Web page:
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GLOOP.

I’ve always been a big fan of science communication and the ability to tell compelling stories through alternate forms of media- especially video. Gloop, by videographer Gaby Bastyra, is one of my favorite examples of the ability to get a poignant message across in a visually stunning way. Gloop from gaby bastyra on Vimeo.

Only One of These is Ramen Noodles

Nothing says college breakfast of champions more than the salty, stale goodness of Maruchan Ramen Noodle Soup. We’ve all been there…where Ramen is life…some of us might still be there…it’s okay friend. Which is why those visiting the California coast for summer vacation might be slightly confused on who dropped the Ramen in the ocean? […]

The harrowing life of the violet snail

  For a long time when I thought of the violet snail I thought of hopelessness. I first learned about it after moving to a new town in a new state, knowing almost no one. I sat in my living room full of boxes, with my too-small lamp lighting the too-big desk, an evening blizzard raging […]

Peak Poke? (Or, Our Choices Have Consequences)

One of my favorite urban myths is that at any point in time you are never more than six feet away from a rat.  Turns out that the reality is more like 164 feet away, but that’s just splitting rat hairs.  The point stands that where you find people, you find a lot of rats.  […]

crecrecreature: ignem-aeternum: Found this and thought y'all...

crecrecreature: ignem-aeternum: Found this and thought y'all would appreciate it ???? I call it “The Flight of the Scallops” If anyone knows where this is from please add a link because this is awesome. Source

Trolling in the deep: from raging rants to support of the strange

Today’s guest post is by Natasha Phillips, a marine biologist and PhD researcher based at Queen’s University Belfast, interested in the movement ecology, diet and energetics of ocean sunfishes (Twitter: @SunfishResearch, Blog: sunfishresearch.wordpress.com)...Show More Summary

2-12-17 A Tribute to Granny J-2

Sunday, February 12th...today the Town of Friday Harbor and The Whale Museum held a tribute to Granny J-2....knowing that many people who knew Granny but live far away would not be able to attend, and because of requests by some...I remade the slide show into a movie so I could put it on my blog. Show More Summary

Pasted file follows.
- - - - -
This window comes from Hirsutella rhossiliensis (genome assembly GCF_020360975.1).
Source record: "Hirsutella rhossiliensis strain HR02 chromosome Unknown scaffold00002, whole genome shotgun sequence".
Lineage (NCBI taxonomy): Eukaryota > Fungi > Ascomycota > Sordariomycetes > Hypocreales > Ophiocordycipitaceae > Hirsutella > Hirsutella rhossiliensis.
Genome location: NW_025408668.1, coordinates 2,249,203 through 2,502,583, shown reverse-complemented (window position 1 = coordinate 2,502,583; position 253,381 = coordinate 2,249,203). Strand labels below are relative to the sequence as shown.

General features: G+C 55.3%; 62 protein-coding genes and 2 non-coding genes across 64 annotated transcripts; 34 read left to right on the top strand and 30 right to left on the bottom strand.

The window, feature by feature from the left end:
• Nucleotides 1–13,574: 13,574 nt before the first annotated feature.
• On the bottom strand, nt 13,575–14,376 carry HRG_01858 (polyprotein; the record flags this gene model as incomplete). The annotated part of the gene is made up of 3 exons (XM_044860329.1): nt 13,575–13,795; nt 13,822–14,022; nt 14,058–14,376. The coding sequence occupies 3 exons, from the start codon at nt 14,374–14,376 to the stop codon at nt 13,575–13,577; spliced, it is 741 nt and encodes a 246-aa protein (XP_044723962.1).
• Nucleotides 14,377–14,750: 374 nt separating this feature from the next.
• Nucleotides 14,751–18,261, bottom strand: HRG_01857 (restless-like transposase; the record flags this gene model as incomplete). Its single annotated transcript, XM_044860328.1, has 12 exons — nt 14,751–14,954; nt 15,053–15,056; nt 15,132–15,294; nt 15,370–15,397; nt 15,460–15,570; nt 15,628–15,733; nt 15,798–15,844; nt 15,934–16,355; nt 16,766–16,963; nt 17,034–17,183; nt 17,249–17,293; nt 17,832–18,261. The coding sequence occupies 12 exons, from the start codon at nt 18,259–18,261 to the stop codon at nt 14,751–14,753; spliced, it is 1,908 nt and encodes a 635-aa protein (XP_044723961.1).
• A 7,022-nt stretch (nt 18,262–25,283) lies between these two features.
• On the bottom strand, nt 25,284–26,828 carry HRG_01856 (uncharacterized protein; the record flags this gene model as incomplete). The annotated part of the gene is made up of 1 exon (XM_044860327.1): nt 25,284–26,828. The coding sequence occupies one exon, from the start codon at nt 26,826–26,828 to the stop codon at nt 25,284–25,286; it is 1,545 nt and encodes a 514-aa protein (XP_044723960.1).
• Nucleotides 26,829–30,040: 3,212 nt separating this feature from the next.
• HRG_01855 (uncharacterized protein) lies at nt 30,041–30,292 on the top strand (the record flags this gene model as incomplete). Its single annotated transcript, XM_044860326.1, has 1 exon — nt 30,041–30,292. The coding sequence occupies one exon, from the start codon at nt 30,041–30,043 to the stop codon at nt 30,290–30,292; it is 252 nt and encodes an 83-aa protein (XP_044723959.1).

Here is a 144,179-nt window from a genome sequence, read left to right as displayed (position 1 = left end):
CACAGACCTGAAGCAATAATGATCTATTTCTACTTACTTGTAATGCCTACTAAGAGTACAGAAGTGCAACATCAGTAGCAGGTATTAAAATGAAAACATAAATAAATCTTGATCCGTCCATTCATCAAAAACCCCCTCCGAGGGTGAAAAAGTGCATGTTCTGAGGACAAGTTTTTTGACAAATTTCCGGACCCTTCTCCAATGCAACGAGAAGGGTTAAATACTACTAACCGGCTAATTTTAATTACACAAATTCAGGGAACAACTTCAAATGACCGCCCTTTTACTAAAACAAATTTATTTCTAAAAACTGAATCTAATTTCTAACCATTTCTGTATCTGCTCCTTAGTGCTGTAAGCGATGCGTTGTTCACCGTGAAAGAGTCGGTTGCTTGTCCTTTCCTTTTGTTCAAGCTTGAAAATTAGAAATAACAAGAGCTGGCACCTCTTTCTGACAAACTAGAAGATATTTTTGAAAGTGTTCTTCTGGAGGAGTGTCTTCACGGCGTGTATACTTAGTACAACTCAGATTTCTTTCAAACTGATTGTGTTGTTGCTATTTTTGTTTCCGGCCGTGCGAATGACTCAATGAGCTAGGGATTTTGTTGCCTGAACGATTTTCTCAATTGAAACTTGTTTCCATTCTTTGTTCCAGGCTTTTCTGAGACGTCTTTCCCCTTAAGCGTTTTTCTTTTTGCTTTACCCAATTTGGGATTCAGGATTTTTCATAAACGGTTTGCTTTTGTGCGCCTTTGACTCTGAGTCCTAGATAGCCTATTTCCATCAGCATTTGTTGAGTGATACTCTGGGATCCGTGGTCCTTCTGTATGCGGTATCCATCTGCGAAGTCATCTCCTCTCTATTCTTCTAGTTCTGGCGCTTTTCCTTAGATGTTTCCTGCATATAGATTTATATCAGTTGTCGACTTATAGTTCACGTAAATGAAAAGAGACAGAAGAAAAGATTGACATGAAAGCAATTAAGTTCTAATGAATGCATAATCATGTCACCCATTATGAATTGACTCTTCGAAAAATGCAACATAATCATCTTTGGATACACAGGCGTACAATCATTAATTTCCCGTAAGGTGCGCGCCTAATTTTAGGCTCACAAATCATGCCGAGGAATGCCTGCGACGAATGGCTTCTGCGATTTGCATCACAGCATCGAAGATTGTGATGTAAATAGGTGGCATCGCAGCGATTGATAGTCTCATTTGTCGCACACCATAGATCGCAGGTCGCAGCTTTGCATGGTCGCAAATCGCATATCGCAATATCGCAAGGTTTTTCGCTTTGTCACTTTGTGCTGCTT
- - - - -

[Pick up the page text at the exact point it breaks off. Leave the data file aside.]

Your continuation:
How do bone-eating worms eat bones?

The deep-sea Osedax bone-devouring worms could easily have been the poster child for Deep-Sea News instead of the Giant Squid.    I love them because Osedax these little soft sacks resemble snotty little flowers.  Perhaps that’s why the first named species got the Latin name of Osedax mucofloris, literally bone devouring mucus flower. The females are all […]

seafoodwatch: Seafood Watch’s Big Moments of 2016 Being a bunch of scientists, we here at Seafood...

seafoodwatch: Seafood Watch’s Big Moments of 2016 Being a bunch of scientists, we here at Seafood Watch usually channel our inner Vulcan and keep emotion out of it. We’re pretty proud, though, about a few things that happened this year. Show More Summary

Big wave story is big

I imagine somewhere there is a cold-war era control room in a deep bunker where an alarm bell starts ringing every time a giant ocean wave is detected. When the  World Meteorological Association announced there was a new record holder for the World’s biggest wave recorded by a buoy, I immediately scrambled for more info! A lone buoy deployed by […]

A Decade of Deep Sea Decadence

Today is legendary! Why, you ask? Well, we are celebrating TEN YEARS of DSN posts. That’s right – if you go wayyyyyyyyy back in the archives you will note that the proto-Deep Sea News empire began with a little post by Dr. M on December 13, 2006. What were we all doing in 2006? Well […]

npr: kqedscience: Jellyfish have survived five mass...

npr: kqedscience: Jellyfish have survived five mass extinctions and manage to live in every ocean. They are the ultimate survivors.  Watch the latest Deep Look video, brought to you by kqedscience and pbsdigitalstudios. Take a break from election and watch this video about jellies. -Emily Brainless, spineless, heartless and outlived the dinosaurs.

montereybayaquarium: Try as she might, MacKenzie Bubel just...

montereybayaquarium: Try as she might, MacKenzie Bubel just couldn’t satisfy the baby comb jellies. The aquarist was attempting to spawn a species called Mnemiopsis leidyi—a ghostly-looking little creature native to the Gulf of Mexico—in the Aquarium’s Jelly Lab. Show More Summary

skunkbear: skunkbear: You can learn more about this immortal...

skunkbear: skunkbear: You can learn more about this immortal animal in our latest video. An update to the chart - this fish (a Greenland shark): Reaches sexual maturity at 150 years - and lives to be at least 272 years old. That’s older...Show More Summary

Have you been watching Okeanos explorer? If not, this week is your chance!

I’m kind of obsessed with Okeanos Explorer. Why? Because being able to watch a live feed of an ROV exploring the deep ocean on the TV in my living room is pretty amazing. THE FUTURE IS NOW PEOPLE. Okeanos Explorer is a NOAA boat whose sole business is ocean exploration. It uses two ROVs equipped with mega […]

Try as she might, MacKenzie Bubel just couldn’t satisfy the baby...

Try as she might, MacKenzie Bubel just couldn’t satisfy the baby comb jellies. The aquarist was attempting to spawn a species called Mnemiopsis leidyi—a ghostly-looking little creature native to the Gulf of Mexico—in the Aquarium’s Jelly Lab. Show More Summary

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